An heir of glory! a frail child of dust!
Helpless immortal! insect infinite!

A worm! a god! I tremble at myself;
And in myself am lost! at home a stranger,
Thought wanders up and down, surpris'd aghast,
And wond'ring at her own: how reason reels!
Oh, what a miracle to man is man.

112. The raven himself is hoarse,

That croaks the fatal entrance of Duncan
Under my battlements. Come, come, you spirits
That tend on mortal thoughts, unsex me here;
And fill me, from the crown to the toe, topful
Of direst cruelty! make thick my blood,
Stop up the access and passage to remorse;
That no compunctious visitings of nature
Shake my fell purpose, nor keep peace between
The effect and it! Come to my woman's breasts,
And take my milk for gall, you murd'ring ministers,
Wherever in your sightless substances

You wait on nature's mischief! Come, thick night,
And pall thee in the dunnest smoke of hell!
That my keen knife see not the wound it makes;
Nor heaven peep through the blanket of the dark,
To cry, Hold, hold!

113. The bell strikes one. We take no note of time, But from its loss: to give it then a tongue,

Is wise in man.

As if an angel spoke,

I feel the solemn sound. If heard aright,

It is the knell of my departed hours:

Where are they? With the years beyond the flood.
It is the signal that demands despatch;

How much is to be done! My hopes and fears
Start up alarm'd, and o'er life's narrow verge
Look down on what? a fathomless abyss!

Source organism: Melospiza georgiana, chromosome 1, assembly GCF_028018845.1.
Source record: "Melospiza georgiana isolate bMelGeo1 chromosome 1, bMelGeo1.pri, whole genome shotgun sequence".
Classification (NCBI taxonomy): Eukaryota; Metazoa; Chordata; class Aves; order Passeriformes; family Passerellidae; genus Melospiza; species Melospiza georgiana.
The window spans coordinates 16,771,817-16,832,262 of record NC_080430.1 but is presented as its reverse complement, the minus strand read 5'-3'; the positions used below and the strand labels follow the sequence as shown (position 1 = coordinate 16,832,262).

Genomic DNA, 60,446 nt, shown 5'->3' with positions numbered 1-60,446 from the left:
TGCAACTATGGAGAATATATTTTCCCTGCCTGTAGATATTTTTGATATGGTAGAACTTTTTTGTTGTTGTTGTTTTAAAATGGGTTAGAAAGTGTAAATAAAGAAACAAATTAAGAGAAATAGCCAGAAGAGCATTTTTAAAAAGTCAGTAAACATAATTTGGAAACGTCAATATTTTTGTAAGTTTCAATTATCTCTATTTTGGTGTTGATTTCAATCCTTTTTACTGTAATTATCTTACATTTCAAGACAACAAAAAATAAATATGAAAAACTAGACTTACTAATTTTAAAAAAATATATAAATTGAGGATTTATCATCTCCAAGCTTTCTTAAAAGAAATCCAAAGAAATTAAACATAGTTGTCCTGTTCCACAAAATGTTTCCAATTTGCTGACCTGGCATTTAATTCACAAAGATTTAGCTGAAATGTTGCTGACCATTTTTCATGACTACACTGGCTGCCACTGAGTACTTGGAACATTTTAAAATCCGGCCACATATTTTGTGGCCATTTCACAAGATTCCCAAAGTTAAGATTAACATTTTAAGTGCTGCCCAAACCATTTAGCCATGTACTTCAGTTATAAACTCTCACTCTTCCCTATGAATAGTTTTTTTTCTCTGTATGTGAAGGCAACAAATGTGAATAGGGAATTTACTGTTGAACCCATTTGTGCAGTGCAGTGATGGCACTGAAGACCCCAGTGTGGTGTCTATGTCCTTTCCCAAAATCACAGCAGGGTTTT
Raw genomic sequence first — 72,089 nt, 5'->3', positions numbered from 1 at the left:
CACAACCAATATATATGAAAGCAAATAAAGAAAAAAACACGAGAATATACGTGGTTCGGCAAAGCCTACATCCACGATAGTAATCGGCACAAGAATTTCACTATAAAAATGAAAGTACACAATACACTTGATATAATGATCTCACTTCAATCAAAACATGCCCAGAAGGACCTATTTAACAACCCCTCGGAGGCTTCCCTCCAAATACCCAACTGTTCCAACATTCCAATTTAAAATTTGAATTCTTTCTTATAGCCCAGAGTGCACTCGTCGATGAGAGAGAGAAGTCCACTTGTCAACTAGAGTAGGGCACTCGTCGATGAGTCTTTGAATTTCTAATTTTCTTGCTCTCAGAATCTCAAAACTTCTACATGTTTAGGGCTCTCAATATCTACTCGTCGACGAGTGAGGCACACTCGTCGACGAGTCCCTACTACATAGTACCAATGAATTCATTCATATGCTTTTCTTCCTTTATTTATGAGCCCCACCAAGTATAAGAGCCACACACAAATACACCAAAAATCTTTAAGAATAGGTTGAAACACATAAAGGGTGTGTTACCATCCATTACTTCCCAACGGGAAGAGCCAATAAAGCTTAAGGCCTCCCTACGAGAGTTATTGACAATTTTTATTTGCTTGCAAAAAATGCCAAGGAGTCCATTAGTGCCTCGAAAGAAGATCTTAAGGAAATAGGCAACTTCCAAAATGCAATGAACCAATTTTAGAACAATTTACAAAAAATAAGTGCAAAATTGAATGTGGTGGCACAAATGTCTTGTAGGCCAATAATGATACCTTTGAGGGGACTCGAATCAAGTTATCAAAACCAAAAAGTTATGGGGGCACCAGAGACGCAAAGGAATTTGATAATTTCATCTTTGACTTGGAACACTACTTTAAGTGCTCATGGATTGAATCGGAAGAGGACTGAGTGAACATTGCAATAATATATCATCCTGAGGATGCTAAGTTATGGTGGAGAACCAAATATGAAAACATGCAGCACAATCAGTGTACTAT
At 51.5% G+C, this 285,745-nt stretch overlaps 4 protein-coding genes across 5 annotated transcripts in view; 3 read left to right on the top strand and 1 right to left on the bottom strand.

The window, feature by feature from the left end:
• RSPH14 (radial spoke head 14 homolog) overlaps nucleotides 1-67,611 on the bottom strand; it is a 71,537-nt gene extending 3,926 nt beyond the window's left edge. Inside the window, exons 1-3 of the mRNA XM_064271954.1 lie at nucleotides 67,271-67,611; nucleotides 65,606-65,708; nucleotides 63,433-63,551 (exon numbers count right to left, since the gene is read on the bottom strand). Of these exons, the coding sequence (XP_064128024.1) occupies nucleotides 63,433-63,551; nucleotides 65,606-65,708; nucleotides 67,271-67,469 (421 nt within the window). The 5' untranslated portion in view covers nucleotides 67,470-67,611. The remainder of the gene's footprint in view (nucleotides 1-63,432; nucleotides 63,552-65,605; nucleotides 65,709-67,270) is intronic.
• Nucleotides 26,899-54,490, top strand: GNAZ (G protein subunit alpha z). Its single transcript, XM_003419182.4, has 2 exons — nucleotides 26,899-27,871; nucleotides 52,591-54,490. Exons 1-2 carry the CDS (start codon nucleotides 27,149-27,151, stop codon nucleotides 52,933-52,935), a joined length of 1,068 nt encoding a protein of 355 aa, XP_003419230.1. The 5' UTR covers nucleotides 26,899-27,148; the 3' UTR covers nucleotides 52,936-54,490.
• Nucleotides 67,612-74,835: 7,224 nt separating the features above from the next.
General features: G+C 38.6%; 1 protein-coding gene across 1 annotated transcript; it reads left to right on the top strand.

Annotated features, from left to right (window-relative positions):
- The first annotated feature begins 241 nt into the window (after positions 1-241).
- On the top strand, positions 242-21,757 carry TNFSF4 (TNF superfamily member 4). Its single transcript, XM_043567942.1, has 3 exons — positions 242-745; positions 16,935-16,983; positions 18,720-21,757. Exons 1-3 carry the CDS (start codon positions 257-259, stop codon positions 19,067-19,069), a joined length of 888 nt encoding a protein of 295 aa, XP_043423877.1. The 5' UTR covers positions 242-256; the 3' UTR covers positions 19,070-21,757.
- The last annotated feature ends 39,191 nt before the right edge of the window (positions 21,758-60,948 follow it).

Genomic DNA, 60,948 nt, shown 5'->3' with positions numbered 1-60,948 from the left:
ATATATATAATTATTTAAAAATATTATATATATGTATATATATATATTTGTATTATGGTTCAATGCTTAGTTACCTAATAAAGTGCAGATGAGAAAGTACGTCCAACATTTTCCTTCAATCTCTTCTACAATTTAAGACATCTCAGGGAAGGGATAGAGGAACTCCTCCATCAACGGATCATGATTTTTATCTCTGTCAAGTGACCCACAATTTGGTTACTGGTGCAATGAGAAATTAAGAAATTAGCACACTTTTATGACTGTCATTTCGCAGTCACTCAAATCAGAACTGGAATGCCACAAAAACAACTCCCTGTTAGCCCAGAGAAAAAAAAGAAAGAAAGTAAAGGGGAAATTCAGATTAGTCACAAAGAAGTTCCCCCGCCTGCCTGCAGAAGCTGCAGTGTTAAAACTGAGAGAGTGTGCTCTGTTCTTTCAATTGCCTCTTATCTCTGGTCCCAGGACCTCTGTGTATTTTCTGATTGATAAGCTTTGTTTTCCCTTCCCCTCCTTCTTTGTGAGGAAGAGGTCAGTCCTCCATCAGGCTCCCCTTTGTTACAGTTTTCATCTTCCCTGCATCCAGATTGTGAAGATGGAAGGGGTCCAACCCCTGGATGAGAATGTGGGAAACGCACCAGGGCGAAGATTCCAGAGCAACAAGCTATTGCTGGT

A dread eternity! how surely mine!
And can eternity belong to me,

Poor pensioner on the bounties of an hour?
114. Yet do I fear thy nature;

Thou wouldst be great;
but without

It is too full o' the milk of human kindness,
To catch the nearest way.
Art not without ambition;
The illness should attend it.
That wouldst thou holily; wouldst not play false,
And yet wouldst wrongly win,

What thou wouldst highly,

115. To-morrow, and to-morrow, and to-morrow,
Creeps in this petty pace from day to day
To the last syllable of recorded time;
And all our yesterdays have lighted fools
The way to dusty death. Out, out, brief candle!
Life's but a walking shadow; a poor player,
That struts and frets his hour upon the stage,
And then is heard no more: it is a tale

Told by an idiot, full of sound and fury,
Signifying nothing.

116. Canst thou not minister to a mind diseased,

Pluck from the memory a rooted sorrow,

Raze out the written troubles of the brain,
And, with some sweet oblivious antidote,
Cleanse the foul bosom of that perilous stuff
Which weighs upon the heart?